YouTube has been implicated in the transformation of users into extremists and conspiracy theorists. The alleged mechanism for this radicalizing process is YouTube’s recommender system, which is optimized to amplify and promote clips that users are likely to watch through to the end. YouTube optimizes for watch-through for economic reasons: people who watch a video through to the end are likely to then watch the next recommended video as well, which means that more advertisements can be served to them. This (...)
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  27. Effect of cognitive restructuring on junior secondary school mathematics text anxiety in Oshimili south of L.G.A of Delta State.A. N. Anyamene & G. U. Ogugua - 2019 - Hofa: African Journal of Multidisciplinary Research 4 (1):2019.
    The study investigated the effect of cognitive restructuring on junior secondary school mathematics test anxiety in Oshimili south L.G.A of Delta State. Two research questions and two hypotheses tested at 0.05 level of significance guided the study. Quasi-experimental research design was adopted for this study. The population for this study was a total of 1224 students. These comprised of all the JSS 2 students from Oshimili South Local Government Area of Delta State. Research sample consisted of 120 JSS 2 (...)
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  28. Interdisciplinary perspectives on the development, integration and application of cognitive ontologies.Janna Hastings, Gwen Alexandra Frishkoff, Barry Smith, Mark Jensen, Russell Poldrack, Jessica Turner, Jane Lomax, Anita Bandrowski, Fahim Imam, Jessica A. Turner & Maryann E. Martone - 2014 - Frontiers in Neuroinformatics 8 (62):1-7.
    We discuss recent progress in the development of cognitive ontologies and summarize three challenges in the coordinated development and application of these resources. Challenge 1 is to adopt a standardized definition for cognitive processes. We describe three possibilities and recommend one that is consistent with the standard view in cognitive and biomedical sciences. Challenge 2 is harmonization. Gaps and conflicts in representation must be resolved so that these resources can be combined for mark-up and interpretation of multi-modal (...)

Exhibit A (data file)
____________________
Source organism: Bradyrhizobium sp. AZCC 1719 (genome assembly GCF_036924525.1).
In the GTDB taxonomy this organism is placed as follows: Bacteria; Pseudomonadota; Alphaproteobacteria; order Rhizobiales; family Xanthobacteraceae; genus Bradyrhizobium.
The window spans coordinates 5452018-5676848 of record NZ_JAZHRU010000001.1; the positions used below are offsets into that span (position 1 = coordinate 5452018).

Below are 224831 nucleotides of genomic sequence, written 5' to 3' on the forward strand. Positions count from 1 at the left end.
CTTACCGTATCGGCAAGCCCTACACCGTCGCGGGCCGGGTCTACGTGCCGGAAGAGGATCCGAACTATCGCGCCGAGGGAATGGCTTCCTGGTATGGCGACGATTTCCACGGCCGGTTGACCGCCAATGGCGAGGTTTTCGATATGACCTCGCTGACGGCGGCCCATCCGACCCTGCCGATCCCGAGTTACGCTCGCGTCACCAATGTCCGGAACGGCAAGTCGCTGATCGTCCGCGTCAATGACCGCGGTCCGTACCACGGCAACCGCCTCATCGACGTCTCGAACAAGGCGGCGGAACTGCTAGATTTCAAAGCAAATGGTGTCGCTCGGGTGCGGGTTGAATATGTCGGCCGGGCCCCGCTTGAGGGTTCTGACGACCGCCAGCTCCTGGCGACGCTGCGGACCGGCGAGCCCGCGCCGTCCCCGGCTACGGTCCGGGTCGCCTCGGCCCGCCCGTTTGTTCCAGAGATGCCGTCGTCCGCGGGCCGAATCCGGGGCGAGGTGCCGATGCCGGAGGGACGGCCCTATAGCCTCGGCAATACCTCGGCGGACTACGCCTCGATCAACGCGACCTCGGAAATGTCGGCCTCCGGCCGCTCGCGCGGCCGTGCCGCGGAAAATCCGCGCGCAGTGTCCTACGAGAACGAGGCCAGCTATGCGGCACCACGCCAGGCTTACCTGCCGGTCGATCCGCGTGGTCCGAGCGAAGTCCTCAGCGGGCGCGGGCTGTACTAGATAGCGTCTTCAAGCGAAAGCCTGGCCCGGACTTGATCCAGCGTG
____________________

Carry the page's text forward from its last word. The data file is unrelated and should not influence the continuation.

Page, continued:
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  29. Virtue, situationism, and the cognitive value of art.Jacob Berger & Mark Alfano - 2016 - The Monist 99 (2):144-158.
    Virtue-based moral cognitivism holds that at least some of the value of some art consists in conveying knowledge about the nature of virtue and vice. We explore here a challenge to this view, which extends the so-called situationist challenge to virtue ethics. Evidence from social psychology indicates that individuals’ behavior is often susceptible to trivial and normatively irrelevant situational influences. This evidence not only challenges approaches to ethics that emphasize the role of virtue but also undermines versions of moral cognitivism, (...)
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  30. Identification, situational constraint, and social cognition : studies in the attribution of moral responsibility.L. Woolfolk Robert, M. Doris John & M. Darley John - 2008 - In Joshua Michael Knobe & Shaun Nichols (eds.), Experimental Philosophy. Oxford: Oxford University Press.
    In three experiments we studied lay observers’ attributions of responsibility for an antisocial act (homicide). We systematically varied both the degree to which the action was coerced by external circumstances and the degree to which the actor endorsed and accepted ownership of the act, a psychological state that philosophers have termed ‘identification’. Our findings with respect to identification were highly consistent. The more an actor was identified with an action, the more likely observers were to assign responsibility to the actor, (...)